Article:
Rhythm Sticks Songs for Children

Rhythm sticks are a go-to instrument in our music therapy sessions and classes. They’re not colorful and interesting-looking like some of our other instruments, but they are super versatile and can address so many important skills.

Another benefit of rhythm sticks is that they’re inexpensive, so we always have enough on hand to that everyone can play at the same time, no matter how big our group. We buy these in bulk.

Since we use our rhythm sticks so often, I’m constantly writing new songs specifically for them. It’s been awhile since I shared a song round-up, so here are 8 of my favorite stick tunes for working with children.

1-2-3, Tap With Me | Rhythm Sticks Song

1-2-3, Tap With Me offers specific directives for playing the sticks, but I always change it up when using this song in a class or music therapy session. It’s also fun to let my students take the lead, choosing different ways to play.


The little chant I came up with this month is one of the many settings I use to incorporate rhythm sticks into my music therapy sessions and early childhood music classes. Clatter Clatter, Clackity Clack is just a framework for using all of those skills — listening, grasping, reproducing a pattern, and more — while playing the rhythm sticks.


When I sat down to write a song for my favorite amphibian-shaped instruments, two existing tunes about frogs immediately came to mind. I couldn’t get them out of my head, so I combined them to create one cohesive song all about the little brown frog guiros my students play. But it turns out that Little Brown Frog also works wonderfully for rhythm sticks, which are much more common amongst instrument collections and allow for everyone in a group to play at once.


Every time I use Rhythm Sticks Waltz in a class or music therapy session, I start by having my students count to 3.  We do it once to begin with, very slowly, and use our fingers as well as our voices.  Gradually we get faster, counting to 3 again and again in rhythm.  Then I explain that they’ve just counted a type of song called a waltz. Rhythm sticks are a great instrument for this type of activity, because the beat can be heard very clearly.  Younger students seem to have better impulse control while playing sticks as opposed to drums or other types of percussion instruments.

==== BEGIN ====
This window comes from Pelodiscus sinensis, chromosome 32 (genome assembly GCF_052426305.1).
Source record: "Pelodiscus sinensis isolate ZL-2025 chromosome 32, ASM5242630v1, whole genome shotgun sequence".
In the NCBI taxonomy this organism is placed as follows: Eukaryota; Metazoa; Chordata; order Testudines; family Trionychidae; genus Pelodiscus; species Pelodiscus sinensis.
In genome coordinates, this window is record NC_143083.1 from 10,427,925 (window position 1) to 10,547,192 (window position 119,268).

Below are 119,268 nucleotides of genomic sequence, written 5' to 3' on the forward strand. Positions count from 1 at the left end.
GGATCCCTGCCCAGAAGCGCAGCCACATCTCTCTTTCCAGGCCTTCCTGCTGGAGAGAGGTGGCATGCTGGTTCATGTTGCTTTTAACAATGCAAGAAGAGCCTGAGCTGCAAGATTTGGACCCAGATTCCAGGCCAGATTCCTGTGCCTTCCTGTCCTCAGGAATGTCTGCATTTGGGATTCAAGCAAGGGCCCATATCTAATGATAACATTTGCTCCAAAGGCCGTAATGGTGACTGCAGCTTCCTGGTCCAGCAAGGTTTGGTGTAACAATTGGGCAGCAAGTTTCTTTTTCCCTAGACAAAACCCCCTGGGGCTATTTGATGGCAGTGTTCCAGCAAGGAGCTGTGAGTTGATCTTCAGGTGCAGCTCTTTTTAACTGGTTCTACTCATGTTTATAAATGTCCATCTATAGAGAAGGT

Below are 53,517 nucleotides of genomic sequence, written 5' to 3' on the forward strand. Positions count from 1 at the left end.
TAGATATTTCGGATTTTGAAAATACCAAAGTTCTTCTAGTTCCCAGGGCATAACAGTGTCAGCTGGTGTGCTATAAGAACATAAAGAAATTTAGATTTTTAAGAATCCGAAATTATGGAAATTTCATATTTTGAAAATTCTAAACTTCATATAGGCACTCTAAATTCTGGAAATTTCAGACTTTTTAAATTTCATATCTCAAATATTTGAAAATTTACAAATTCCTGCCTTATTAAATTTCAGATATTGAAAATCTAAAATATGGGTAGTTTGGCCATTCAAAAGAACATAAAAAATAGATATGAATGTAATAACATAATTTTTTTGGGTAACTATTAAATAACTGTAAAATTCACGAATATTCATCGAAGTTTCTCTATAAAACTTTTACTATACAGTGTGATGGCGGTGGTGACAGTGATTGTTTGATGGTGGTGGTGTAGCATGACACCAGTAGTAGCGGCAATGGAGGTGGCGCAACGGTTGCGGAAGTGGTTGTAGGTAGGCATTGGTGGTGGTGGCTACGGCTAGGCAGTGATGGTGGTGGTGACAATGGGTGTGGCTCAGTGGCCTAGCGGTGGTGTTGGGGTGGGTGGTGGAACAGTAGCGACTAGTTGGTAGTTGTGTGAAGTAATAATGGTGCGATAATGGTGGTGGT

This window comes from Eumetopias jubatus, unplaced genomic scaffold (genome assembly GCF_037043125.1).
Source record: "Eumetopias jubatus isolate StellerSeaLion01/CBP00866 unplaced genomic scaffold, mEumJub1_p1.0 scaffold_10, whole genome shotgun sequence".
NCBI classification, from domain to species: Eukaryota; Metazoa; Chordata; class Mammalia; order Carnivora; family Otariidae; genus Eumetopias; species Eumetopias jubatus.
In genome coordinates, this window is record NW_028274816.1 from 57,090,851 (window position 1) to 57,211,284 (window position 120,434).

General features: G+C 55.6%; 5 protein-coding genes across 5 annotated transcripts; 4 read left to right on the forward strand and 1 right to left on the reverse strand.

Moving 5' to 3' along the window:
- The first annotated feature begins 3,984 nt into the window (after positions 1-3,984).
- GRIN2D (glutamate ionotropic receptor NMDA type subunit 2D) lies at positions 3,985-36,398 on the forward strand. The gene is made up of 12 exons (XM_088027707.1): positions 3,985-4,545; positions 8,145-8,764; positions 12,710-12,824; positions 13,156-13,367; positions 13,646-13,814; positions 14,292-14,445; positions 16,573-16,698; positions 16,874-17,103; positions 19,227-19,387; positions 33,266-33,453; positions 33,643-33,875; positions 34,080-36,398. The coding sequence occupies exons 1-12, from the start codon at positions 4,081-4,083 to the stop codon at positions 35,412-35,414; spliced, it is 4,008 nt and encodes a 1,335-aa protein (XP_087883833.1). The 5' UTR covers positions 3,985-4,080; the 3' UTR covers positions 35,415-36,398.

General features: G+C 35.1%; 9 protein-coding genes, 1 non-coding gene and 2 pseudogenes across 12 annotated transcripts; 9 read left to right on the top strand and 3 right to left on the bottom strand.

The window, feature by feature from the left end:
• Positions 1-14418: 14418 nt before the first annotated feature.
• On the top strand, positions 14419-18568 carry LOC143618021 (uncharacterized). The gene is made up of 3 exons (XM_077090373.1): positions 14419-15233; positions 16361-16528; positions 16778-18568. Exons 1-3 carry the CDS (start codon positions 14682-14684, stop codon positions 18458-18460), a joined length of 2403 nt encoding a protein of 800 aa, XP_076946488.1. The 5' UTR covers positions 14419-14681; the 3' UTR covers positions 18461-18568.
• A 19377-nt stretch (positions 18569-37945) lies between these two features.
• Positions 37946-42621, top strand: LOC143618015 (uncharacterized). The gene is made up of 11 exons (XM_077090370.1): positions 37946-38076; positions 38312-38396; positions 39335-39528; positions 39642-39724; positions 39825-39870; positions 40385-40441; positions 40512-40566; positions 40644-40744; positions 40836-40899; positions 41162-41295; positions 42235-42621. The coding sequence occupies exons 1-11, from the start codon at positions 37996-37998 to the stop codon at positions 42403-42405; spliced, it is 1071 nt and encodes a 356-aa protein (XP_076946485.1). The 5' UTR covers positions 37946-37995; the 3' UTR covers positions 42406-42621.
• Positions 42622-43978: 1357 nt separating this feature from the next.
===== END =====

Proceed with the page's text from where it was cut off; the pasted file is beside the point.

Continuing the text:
Tap Dance | Rhythm Sticks Song

Tap Dance wins the “triple threat” award — it manages to combine instrument play, movement, and gradual increase in tempo — with bonus points for being super simple and repetitive. One of those tunes I whipped up on the fly and yet is incredibly handy to have in my toolbox. What I like most about this song is that you as the music therapist/teacher/facilitator can choose your own dance steps and rhythms depending on the child or group with whom you’re working. Or, you can let your kiddos choose their own (which is what I usually do!). There really is nothing more entertaining than watching a room full of preschoolers make up dance moves while playing rhythm sticks at the same time.

Tap Your Rhythm Sticks

You know what’s pretty awesome? Watching and listening as a huge group of 2, 3, and 4-year-olds tap their rhythm sticks together as quietly as can be. It’s not a common sight, but it’s one that I have the pleasure of witnessing each time I use this song, along with playing loudly, quickly, and slowly. Tap Tap Your Rhythm Sticks provides plenty of opportunity for kiddos to listen to the lyrics and and respond accordingly while playing their instruments.

The Toolbox Song | Listen & Learn Music

The Toolbox Song combines imaginative play and rhythm sticks, which are transformed into a variety of tools during each verse. I show my students how to use each “tool” throughout the course of the song, but I also give them the opportunity to come up with other tools and use their rhythm sticks as such. It’s fun to watch their creativity at work, especially once they realize there is no wrong way to do it.

Thunder and Raindrops

Luckily, you don’t need thunder and rain sound effects to perform this song — that’s what rhythm sticks are for! Thunder & Raindrops allows children to practice playing softly (raindrops) and loudly (thunder), and then alternate quickly between the two different types of playing.

Hope you found this roundup of rhythm sticks songs to be helpful! What are your favorite stick tunes? It is impossible to have too many in my bag of tricks.